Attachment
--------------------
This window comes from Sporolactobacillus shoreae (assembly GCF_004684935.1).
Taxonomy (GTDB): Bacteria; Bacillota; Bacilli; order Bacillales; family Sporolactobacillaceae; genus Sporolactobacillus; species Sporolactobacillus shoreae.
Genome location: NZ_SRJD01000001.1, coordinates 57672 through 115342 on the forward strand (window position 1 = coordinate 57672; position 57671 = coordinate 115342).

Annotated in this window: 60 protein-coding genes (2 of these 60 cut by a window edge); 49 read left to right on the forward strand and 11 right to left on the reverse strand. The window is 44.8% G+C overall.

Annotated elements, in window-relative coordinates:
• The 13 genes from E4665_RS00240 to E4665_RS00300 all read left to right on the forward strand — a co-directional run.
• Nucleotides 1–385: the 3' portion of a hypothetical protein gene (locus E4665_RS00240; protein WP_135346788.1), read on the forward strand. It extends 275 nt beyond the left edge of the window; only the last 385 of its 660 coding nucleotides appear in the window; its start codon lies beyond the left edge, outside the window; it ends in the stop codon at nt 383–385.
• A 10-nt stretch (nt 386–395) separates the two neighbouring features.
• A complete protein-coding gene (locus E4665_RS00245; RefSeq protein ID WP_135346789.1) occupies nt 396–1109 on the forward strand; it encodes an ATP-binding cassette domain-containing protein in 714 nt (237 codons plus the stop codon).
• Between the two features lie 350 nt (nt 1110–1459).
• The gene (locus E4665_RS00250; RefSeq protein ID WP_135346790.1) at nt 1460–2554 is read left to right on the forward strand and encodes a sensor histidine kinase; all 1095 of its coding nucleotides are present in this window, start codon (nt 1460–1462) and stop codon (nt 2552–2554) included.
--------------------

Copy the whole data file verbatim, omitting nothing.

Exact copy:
This window comes from Sporolactobacillus shoreae (assembly GCF_004684935.1).
Taxonomy (GTDB): Bacteria; Bacillota; Bacilli; order Bacillales; family Sporolactobacillaceae; genus Sporolactobacillus; species Sporolactobacillus shoreae.
Genome location: NZ_SRJD01000001.1, coordinates 57672 through 115342 on the forward strand (window position 1 = coordinate 57672; position 57671 = coordinate 115342).

Annotated in this window: 60 protein-coding genes (2 of these 60 cut by a window edge); 49 read left to right on the forward strand and 11 right to left on the reverse strand. The window is 44.8% G+C overall.

Annotated elements, in window-relative coordinates:
• The 13 genes from E4665_RS00240 to E4665_RS00300 all read left to right on the forward strand — a co-directional run.
• Nucleotides 1–385: the 3' portion of a hypothetical protein gene (locus E4665_RS00240; protein WP_135346788.1), read on the forward strand. It extends 275 nt beyond the left edge of the window; only the last 385 of its 660 coding nucleotides appear in the window; its start codon lies beyond the left edge, outside the window; it ends in the stop codon at nt 383–385.
• A 10-nt stretch (nt 386–395) separates the two neighbouring features.
• A complete protein-coding gene (locus E4665_RS00245; RefSeq protein ID WP_135346789.1) occupies nt 396–1109 on the forward strand; it encodes an ATP-binding cassette domain-containing protein in 714 nt (237 codons plus the stop codon).
• Between the two features lie 350 nt (nt 1110–1459).
• The gene (locus E4665_RS00250; RefSeq protein ID WP_135346790.1) at nt 1460–2554 is read left to right on the forward strand and encodes a sensor histidine kinase; all 1095 of its coding nucleotides are present in this window, start codon (nt 1460–1462) and stop codon (nt 2552–2554) included.